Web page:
On the Sixth Day of Hanukkah in Manhattan, the line to enter the famed Carnegie Deli was over two hours long. Three hours if you wanted a table. After over seven decades of serving outrageously huge pastrami and corned beef sandwiches, this institution will close its Seventh Avenue location*. The Carnegie is one of the last remaining Jewish-style delis in New York City, and has been a famous stomping ground for tourists and celebrities. Yesterday, they sold 700 sandwiches. Today, they expect to sell over 1,400 (at $19.95 each).

Truth be told, I was never a fan of the deli. I like Ben’s Kosher Deli better. But I stood in line for two hours until my feet were numb and I cozied up to a truck’s exhaust to warm up, so I could buy a takeout knish and sandwich.

Marian Harper has owned the deli for over four decades of its nearly eight. (The restaurant recently reopened after being closed for many months due to an alleged illegal gas hookup, and also litigation that required it to pay $2.6 million in withheld pay to some employees.

Carnegie scene from Broadway Danny Rose:

Speaking of bologni and pastrami sandwiches… Rabbi Marvin Hier, the Dean and head of the Simon Wiesenthal Center and Museum for TOLERANCE in Los Angeles will give an invocation and benediction at the inauguration ceremony of President-elect Donald J. Trump. He will join the Archbishop of New York, Timothy Michael Cardinal Dolan; the Reverend Dr. Samuel Rodriguez; Bishop Wayne T. Jackson; the Rev. Franklin Graham; and televangelist Pastor Paula White. Graham is the son of Billy Graham (He was quoted during the campaign as finding the Trump sex comments disgusting, but finding the Supreme Court nomination the most important election issue, and so supported Mr. Trump).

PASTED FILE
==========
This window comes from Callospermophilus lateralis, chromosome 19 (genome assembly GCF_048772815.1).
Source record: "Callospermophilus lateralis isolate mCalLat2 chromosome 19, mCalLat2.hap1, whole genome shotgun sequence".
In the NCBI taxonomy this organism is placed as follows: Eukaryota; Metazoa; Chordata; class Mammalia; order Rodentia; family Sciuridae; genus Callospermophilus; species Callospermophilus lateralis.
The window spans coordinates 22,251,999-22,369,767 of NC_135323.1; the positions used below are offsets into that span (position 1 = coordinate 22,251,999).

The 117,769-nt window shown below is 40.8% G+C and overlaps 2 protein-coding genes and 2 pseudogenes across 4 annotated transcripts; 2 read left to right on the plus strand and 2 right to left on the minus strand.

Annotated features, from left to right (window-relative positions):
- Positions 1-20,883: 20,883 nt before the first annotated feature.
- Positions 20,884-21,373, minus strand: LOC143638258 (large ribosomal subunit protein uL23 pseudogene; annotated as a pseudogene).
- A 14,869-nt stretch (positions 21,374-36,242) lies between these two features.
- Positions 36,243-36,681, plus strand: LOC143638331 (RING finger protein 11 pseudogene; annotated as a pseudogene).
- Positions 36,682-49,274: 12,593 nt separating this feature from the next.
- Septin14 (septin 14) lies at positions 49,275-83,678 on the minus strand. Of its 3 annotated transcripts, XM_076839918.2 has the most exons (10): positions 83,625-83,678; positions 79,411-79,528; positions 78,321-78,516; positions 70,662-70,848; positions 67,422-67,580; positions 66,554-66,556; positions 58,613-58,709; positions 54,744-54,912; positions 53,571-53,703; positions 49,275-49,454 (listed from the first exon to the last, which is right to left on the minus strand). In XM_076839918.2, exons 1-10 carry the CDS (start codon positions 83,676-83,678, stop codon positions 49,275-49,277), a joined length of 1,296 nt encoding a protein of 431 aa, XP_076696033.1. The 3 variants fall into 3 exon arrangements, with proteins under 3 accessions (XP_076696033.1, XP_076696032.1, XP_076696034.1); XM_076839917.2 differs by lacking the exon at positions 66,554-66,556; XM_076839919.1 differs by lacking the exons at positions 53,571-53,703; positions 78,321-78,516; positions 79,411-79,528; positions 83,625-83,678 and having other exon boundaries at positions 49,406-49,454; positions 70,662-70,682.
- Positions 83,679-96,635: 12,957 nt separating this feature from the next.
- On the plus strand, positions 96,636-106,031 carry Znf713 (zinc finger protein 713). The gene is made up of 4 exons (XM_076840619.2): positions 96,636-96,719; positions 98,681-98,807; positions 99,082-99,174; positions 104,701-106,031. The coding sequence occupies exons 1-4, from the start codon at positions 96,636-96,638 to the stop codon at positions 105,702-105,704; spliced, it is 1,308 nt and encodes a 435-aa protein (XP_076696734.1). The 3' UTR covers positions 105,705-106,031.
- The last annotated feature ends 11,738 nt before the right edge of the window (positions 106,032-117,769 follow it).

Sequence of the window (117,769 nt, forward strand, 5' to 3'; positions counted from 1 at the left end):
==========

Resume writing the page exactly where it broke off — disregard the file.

Tom Barrack (no relation to Obama or Ehud), chairperson of the Presidential Inauguration Committee, said, “Since the first inaugural ceremony, our leaders have paid tribute to the blessings of liberty that have been bestowed upon our country and its people. I am pleased to announce that a diverse set of faith leaders will offer readings and prayers at the swearing-in of President-elect Trump and honor the vital role religious faith plays in our multicultural, vibrant nation.” Rabbi Hier told KPCC – a Los Angeles television news channel – that when the Committee asked him to participate he replied that “it would be my honor to do so.”

Hier reportedly found no issue with his representing the Wiesenthal Center that fights intolerance and his offering the blessings on a figure who has been accused of spewing hateful, intolerant comments and racially discriminating against some during his presidential election campaign and in his company’s real estate dealings. Hier might contend that he has been opposed to some of Mr. Trump’s past intolerant comments, and that a hopeful invocation, prayer, or benediction is offered on behalf of a nation and not a political agenda, but I think this exposes a trend in which Jewish leaders think that they must break their own or their organization’s principles in order to ingratiate themselves to a political leader or embassy.

Rabbi Hier in a speech at The Museum of Tolerance on whether one can give an invocation for King Ahasuerus in Shushan… I think.


* A Carnegie Deli in Manhattan’s Madison Square Garden and deli locations in Las Vegas and PA will remain open. The owner will also pursue wholesale and licensing ventures.

About the author